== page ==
C2006/F2402 '08 OUTLINE OF LECTURE #7
(c) 2008Dr. Deborah Mowshowitz, Columbia University, New York, NY. Last update 02/11/2008 06:16 PM
Handouts: 6A: Protein Transport (from last time); 7A = How proteins insert into ER membrane, & 7B -- Signal Hypothesis -- Co-translational Import 7C = Golgi & Lysosomes; not on web. (also has article from NY Times)
For a nice video (& explanation) of a pulse chase experiment, try this link: http://www.sumanasinc.com/webcontent/anisamples/majorsbiology/pulsechase/pulsechase.html
I. Sorting of Proteins to their Proper Place: Overview (See top of handout 6A & Becker fig. 22-14 (20-14) or Sadava 12.15 (12.14) -- terminology in Sadava is slightly different.)
A. What determines the fate (final location) of each individual protein? The amino acid sequence of the protein itself. The ability of each protein to reach its proper destination is built into the protein. The presence (or absence) of localization signals in the amino acid sequence of the protein is the determining factor.
1. What's a localization signal: a group of amino acids acting as an "address" or "tag" directing the protein to a particular destination.
2. Terminology: The localization signal or "tag" is often called a localization sequence (LS) or patch.
a. LS -- if it consists of a continuous section in the peptide chain.
b. Patch -- if it consists of a contiguous section in the folded protein. (But AA are not next to each other in the unfolded chain.)
3. Use of tags: The localization sequence/patch directs the protein to the ER, nucleus, etc. Several different localization sequences, which are read sequentially, may be needed to direct a protein to its proper destination. If no "tag" or special sequence/patch is present at all, the protein remains in the (soluble) cytoplasm.
B. The Big Divide -- Attach to the ER or not?
1. Ribosomes start to make protein first. Translation starts first; then ribosome location (attachment to ER or not) is determined by the sequence of the protein being made.
2. Which ribosomes go to ER: If protein has the right "tag" (a localization signal called a signal peptide (SP) or signal sequence) the ribosomes attach to the ER.
3. Which ribosomes stay in cytoplasm: If there is no SP, ribosomes remain "free" in the cytoplasm -- they do not attach to ER or any other membrane.
(Note: Becker says there are ribosomes translating mRNA in the nucleus. Maybe, maybe not. This finding is controversial -- the existence of nuclear ribosomes is not firmly established. So we are ignoring them.)
C. Fate of proteins made on free ribosomes
1. Soluble Cytoplasm -- the default location for a soluble protein. If there are no "tags" at all, proteins stay in the cytoplasm.
2. Organelles. If proteins have the right "tags" they can be imported post-translationally (after synthesis) into organelles (nuclei, mito, chloro or peroxisomes) that are NOT part of the endomembrane system.
3. Terminology: "free" means not attached to a membrane. All ribosomes making protein, "free" or not, are attached to mRNA.
D. Fate of proteins made on attached ribosomes -- these become part of the endomembrane system and/or leave the cell.
1. They enter the ER by co-translational import (and some post-translational import, esp. in unicellular eukaryotes). Protein can
- Remain inserted in membrane -- become a transmembrane single or multipass protein (details below)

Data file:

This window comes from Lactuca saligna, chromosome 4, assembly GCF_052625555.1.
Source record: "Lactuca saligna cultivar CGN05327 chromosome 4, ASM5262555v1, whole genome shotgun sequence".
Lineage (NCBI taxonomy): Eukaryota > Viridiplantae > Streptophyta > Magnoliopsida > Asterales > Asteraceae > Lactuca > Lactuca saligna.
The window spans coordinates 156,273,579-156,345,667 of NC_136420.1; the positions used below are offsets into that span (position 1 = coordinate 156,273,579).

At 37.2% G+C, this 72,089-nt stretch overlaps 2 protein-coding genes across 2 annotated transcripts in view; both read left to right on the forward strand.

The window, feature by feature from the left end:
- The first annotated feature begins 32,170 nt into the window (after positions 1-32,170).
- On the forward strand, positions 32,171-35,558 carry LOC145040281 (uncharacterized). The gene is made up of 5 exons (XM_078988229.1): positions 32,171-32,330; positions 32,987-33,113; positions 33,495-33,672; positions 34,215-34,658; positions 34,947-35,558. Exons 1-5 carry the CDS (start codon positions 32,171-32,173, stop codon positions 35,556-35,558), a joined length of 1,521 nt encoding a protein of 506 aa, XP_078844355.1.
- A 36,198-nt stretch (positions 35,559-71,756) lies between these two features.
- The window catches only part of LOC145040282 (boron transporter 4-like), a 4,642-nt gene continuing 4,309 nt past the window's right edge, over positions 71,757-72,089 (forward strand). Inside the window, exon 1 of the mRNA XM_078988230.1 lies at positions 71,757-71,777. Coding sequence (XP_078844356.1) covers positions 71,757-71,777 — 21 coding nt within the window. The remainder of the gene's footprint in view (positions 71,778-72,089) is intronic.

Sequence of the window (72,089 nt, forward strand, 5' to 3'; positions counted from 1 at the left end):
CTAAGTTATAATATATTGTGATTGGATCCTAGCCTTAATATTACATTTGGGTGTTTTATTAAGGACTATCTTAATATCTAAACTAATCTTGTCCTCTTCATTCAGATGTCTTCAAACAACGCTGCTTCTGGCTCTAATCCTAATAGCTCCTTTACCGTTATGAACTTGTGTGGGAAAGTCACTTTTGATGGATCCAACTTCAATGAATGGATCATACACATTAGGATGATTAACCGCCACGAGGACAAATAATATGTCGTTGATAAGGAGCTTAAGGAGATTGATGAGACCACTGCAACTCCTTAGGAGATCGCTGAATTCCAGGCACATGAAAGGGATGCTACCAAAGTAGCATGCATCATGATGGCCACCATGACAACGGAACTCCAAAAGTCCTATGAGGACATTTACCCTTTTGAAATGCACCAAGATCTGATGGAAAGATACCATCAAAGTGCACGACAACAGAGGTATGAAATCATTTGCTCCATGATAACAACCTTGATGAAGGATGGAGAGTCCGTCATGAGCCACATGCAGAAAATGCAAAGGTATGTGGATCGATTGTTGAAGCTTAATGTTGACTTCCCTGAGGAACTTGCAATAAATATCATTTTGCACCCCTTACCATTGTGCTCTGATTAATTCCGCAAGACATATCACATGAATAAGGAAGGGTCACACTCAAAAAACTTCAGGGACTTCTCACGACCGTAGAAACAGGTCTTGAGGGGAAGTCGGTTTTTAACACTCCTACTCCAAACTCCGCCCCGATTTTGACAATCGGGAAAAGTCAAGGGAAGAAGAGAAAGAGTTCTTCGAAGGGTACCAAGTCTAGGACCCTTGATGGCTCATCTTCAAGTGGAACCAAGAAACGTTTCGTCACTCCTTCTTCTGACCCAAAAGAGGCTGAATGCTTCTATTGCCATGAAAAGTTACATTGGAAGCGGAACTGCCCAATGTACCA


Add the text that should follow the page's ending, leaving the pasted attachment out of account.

- Pass all the way across the membrane and end up in lumen of ER (as soluble protein or peripheral, membrane associated protein on lumen side)
2. Most proteins travel from ER to Golgi (a few may remain in ER) -- vesicles carrying protein bud off ER, travel to Golgi and fuse with cis side of Golgi (side nearest to nucleus).
(1). Suppose domain X of a multipass integral membrane protein is on the inside of the ER, sticking into the lumen of the ER. When a vesicle forms off the ER, where will domain X be? Inside vesicle in lumen? On outside of vesicle in cytoplasm?
(2). When vesicle fuses with Golgi, where will domain X be? In lumen of Golgi? Sticking out into cytoplasm?
3. Most proteins are sorted and processed in the Golgi and packed into vesicles that bud off the trans side of Golgi (also called TGN = trans Golgi network).
4. Where do the proteins and/or vesicles go next?
(vesicles involved in regulated secretion) → area near plasma membrane
a. Secretory vesicles
(1). Vesicles fuse with plasma membrane only in response to signal (such as hormone, change in ion concentrations, etc.)
(2). Fusion results in: Release of contents outside cell and/or addition of material to cell membrane. Click here for animation #1 -- annotated & animation #2 -- larger but not annotated.
b. Default vesicles (vesicles involved in constitutive secretion) → plasma membrane → fuse automatically (constitutively) and release contents. Same as in (a) -- leads to addition of material to membrane or outside it. HOWEVER no signal is required for fusion. This is probably the "default" for proteins that are directed to the ER but have no additional directional information.
c.Vesicles containing hydrolases → Lysosomes (details to be discussed in future lectures).
d.Vesicles containing other enzymes → other parts of EMS (Some enzymes may stay in trans Golgi, but others bud off and go back to other parts of Golgi, ER, etc.)
Try problems 3-1, A & B, 3-13, & 3-16, A & B. You should be able to do 3-14, but you may have to look up the localization of some of the enzymes/proteins listed.
II. ER -- How does Co-translational Import Work?
A. Signal hypothesis -- How ribosomes get to the ER & Protein enters ER -- See handout 7B. Steps listed below refer to handout. See Becker fig. 22-16 (20-16) or Sadava fig. 12.16 (12.15).